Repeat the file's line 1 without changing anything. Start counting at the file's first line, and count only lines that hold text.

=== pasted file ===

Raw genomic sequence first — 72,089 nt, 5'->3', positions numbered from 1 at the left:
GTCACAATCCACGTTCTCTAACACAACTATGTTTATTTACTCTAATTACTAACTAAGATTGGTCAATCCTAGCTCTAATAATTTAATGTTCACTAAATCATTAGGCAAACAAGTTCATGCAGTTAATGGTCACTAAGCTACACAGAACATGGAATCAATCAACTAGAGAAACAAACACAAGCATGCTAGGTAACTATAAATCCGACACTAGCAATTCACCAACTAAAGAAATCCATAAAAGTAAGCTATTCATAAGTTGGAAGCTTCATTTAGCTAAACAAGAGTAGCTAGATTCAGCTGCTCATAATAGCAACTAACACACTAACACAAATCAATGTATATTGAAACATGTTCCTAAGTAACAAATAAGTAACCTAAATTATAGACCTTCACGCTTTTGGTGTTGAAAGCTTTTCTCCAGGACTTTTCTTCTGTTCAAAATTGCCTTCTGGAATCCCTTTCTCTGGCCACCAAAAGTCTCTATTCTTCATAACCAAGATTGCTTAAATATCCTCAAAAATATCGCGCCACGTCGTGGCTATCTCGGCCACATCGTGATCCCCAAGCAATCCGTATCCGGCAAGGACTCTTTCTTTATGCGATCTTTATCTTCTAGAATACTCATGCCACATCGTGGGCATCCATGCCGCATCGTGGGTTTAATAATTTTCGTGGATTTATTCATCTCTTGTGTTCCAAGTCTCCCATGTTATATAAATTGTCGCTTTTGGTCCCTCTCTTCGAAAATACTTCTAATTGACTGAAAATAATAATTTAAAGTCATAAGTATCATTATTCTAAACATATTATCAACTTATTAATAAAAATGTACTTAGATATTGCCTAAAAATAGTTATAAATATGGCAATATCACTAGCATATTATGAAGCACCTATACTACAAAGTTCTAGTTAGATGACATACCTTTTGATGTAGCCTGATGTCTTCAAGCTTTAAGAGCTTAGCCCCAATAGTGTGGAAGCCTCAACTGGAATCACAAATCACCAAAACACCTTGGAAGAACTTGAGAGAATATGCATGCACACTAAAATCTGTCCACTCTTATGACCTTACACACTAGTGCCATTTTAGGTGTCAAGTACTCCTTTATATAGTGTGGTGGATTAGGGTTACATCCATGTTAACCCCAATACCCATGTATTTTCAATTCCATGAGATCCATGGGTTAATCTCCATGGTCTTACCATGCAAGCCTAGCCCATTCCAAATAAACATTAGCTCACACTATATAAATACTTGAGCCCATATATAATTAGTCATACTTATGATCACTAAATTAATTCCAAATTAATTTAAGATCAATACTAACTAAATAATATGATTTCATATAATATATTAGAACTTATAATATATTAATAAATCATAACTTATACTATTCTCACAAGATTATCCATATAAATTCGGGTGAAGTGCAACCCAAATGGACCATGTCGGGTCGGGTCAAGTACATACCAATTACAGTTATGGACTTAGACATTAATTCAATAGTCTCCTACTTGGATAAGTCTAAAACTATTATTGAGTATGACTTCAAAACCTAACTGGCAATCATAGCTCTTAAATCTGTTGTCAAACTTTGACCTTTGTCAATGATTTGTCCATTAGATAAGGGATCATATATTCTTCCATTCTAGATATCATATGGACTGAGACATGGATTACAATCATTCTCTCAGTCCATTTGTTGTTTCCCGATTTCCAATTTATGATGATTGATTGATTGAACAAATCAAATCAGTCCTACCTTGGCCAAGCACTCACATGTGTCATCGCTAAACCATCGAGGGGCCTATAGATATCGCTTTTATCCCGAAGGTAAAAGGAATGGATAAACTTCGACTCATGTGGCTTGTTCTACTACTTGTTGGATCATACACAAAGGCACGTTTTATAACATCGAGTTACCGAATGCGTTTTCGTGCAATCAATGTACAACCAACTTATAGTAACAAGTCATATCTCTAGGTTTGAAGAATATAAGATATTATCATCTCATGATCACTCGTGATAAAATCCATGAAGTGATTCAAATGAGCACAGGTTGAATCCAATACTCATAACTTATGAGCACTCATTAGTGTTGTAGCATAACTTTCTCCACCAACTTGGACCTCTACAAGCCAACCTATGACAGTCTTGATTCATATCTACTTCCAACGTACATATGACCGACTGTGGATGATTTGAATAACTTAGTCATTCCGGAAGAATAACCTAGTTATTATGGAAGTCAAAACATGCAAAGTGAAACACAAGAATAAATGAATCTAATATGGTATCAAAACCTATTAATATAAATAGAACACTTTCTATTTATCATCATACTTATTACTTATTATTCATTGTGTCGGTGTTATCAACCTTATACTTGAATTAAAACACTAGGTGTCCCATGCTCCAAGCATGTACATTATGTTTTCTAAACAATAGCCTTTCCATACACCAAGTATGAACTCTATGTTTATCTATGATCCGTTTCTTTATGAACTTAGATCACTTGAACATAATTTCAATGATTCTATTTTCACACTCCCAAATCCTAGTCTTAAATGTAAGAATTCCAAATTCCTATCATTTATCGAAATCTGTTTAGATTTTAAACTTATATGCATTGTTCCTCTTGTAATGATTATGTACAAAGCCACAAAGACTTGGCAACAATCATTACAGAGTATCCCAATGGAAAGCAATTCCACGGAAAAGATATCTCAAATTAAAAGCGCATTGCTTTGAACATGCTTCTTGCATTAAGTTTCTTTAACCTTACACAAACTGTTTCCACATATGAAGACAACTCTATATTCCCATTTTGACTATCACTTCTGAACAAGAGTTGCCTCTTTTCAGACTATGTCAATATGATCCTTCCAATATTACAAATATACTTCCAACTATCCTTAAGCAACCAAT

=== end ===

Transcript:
Raw genomic sequence first — 72,089 nt, 5'->3', positions numbered from 1 at the left: